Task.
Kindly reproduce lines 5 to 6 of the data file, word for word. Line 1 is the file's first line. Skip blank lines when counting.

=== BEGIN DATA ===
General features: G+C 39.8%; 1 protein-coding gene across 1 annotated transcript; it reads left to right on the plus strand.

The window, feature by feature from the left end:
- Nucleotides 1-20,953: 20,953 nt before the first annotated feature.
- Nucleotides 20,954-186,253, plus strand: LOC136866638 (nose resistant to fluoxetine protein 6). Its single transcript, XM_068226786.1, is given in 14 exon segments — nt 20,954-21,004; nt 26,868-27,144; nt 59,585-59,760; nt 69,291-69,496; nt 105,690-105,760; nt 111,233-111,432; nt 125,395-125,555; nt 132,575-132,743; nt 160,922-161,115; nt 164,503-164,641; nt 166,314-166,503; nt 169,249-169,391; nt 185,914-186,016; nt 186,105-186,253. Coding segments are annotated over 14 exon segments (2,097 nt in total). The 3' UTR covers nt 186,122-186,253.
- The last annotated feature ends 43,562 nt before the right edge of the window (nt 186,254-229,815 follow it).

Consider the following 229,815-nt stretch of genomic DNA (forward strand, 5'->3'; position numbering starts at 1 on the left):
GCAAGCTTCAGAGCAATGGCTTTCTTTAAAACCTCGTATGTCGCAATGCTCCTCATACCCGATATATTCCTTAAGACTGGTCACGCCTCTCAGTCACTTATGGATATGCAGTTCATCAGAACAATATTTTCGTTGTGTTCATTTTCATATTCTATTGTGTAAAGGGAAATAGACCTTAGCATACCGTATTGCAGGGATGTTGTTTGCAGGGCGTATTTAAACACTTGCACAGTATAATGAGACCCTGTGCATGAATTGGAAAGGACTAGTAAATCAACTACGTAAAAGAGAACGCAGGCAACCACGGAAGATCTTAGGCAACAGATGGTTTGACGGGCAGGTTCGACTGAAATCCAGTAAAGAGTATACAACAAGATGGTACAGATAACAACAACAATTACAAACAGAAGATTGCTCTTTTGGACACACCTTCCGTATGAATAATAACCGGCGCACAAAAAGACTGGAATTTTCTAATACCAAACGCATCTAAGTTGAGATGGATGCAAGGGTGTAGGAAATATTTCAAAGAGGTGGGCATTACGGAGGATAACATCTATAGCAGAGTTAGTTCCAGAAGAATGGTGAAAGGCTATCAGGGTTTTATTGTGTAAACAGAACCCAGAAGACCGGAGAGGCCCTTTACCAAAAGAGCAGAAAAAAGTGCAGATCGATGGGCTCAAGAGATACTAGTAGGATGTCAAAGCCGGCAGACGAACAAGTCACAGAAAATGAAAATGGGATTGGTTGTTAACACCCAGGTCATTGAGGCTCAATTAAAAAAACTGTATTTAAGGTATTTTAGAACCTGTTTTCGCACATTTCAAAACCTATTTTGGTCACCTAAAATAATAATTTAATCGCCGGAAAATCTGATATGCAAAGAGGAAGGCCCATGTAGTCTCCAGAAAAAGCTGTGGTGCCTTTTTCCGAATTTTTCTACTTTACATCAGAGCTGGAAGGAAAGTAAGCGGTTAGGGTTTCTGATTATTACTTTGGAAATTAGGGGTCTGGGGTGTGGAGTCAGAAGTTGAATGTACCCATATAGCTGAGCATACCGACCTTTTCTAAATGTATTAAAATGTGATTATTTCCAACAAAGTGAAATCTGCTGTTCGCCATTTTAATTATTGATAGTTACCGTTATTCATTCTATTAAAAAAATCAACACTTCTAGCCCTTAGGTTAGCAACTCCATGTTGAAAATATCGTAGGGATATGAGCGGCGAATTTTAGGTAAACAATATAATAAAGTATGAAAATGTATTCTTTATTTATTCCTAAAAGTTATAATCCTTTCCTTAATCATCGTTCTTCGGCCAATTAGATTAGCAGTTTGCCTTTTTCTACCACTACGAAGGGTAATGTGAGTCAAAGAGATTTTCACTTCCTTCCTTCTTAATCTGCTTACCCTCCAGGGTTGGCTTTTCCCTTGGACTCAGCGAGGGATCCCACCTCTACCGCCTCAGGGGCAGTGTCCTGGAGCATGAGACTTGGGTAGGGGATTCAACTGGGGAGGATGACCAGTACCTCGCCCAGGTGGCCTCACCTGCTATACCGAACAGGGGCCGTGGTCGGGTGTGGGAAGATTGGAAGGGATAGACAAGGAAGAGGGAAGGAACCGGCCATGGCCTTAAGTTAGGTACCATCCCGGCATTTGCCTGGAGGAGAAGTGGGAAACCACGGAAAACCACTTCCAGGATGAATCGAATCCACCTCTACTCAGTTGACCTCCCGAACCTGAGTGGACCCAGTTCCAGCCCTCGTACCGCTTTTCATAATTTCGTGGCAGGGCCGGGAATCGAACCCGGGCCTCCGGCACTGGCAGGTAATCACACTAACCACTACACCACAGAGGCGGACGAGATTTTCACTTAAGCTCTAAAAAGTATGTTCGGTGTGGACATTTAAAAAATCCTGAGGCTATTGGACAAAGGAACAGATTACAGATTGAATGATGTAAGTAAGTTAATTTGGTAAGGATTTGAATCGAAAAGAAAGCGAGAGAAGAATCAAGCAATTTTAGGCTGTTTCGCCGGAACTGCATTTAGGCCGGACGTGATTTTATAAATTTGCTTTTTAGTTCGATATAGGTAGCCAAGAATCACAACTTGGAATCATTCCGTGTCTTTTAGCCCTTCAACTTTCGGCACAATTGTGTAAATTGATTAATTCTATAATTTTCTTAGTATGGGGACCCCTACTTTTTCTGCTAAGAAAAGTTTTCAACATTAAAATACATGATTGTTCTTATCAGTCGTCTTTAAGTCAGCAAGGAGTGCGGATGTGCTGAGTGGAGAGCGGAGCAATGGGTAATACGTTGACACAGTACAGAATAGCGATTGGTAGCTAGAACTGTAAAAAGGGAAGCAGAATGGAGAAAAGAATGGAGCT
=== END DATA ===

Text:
- The last annotated feature ends 43,562 nt before the right edge of the window (nt 186,254-229,815 follow it).

Consider the following 229,815-nt stretch of genomic DNA (forward strand, 5'->3'; position numbering starts at 1 on the left):